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What Layover Could Do Better
That said, layer editing doesn't transfer to a touch-based interface particularly well. Handling up to four images at once seemed to put a strain on our iPad (we tested on a first-gen model, so the limited processing power might've contributed to some sluggishness). There was some input lag, and it wasn't always clear when or if our actions were processed, especially when we were experimenting with layer masking.
More than the general wonkiness (which Peak should be able to work out in future updates), the user interface just wasn't all that refined. Cropping will chop down the whole shot, not individual layers, and they can only be re-sized by pinch-zooming, dragging them around the frame, and masking the sections you want to disappear.
But masking is inherently inaccurate because you're using your fingertip. You can magnify the image ("temporary zoom") to make fine adjustments, but it lacks the level of precision found in "serious" apps. We couldn't erase the grass around the super-imposed water buffalo below without wiping away its legs, too.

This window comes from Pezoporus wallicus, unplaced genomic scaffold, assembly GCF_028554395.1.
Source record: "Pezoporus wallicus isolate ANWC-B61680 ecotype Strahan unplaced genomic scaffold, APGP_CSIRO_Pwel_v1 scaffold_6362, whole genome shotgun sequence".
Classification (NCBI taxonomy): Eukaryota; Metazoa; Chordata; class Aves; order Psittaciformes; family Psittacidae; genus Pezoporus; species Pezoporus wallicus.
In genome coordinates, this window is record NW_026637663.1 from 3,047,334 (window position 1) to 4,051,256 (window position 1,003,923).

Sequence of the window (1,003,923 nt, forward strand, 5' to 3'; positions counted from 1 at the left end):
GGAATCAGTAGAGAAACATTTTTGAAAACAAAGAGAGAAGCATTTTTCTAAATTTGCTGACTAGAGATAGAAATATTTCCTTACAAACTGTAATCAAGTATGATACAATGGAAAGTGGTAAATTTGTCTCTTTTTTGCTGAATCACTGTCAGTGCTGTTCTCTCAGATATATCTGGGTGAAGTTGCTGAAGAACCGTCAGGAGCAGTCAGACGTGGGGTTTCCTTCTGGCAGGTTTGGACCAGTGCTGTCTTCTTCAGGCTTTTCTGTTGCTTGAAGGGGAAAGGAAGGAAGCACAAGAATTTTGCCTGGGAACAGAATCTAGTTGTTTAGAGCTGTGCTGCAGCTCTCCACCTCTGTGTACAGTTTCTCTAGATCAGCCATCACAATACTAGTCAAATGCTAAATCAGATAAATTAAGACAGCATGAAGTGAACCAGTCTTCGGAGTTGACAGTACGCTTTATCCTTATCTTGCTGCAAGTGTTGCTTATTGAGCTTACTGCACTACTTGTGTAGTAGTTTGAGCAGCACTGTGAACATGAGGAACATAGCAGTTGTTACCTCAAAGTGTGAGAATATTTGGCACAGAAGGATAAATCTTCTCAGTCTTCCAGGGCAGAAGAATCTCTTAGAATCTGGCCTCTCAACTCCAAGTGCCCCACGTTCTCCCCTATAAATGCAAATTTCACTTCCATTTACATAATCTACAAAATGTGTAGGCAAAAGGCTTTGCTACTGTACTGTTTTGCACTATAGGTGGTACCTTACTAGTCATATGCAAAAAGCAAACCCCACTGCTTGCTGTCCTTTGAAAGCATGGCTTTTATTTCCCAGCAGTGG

The layering system isn't dummy-proof, either: Which one is on top? Why is it that we can't see certain layers at certain times? What does the bottom square do? Why do most of the blending effects look so cheesy? Anybody with a basic knowledge of Photoshop on a desktop should be able to work it out eventually, but it has a learning curve.
A tutorial is available on the Layover blog (where they're currently promoting a contest with the worst Twitter hashtag of the year, #LayoverMyDiptic). But even if you can master the techniques, we just aren't sure that the concept lends itself particularly well to a mobile interface.
Worth a Download?
We probably wouldn't spend a dollar on Layover again. The concept is strong, but the execution needs work—it just lacks finesse, so it comes across as a novelty. But hey, it's a lot cheaper than Photoshop Touch, so if you have your heart set on layer editing on your iPad or iPhone, then have at it.
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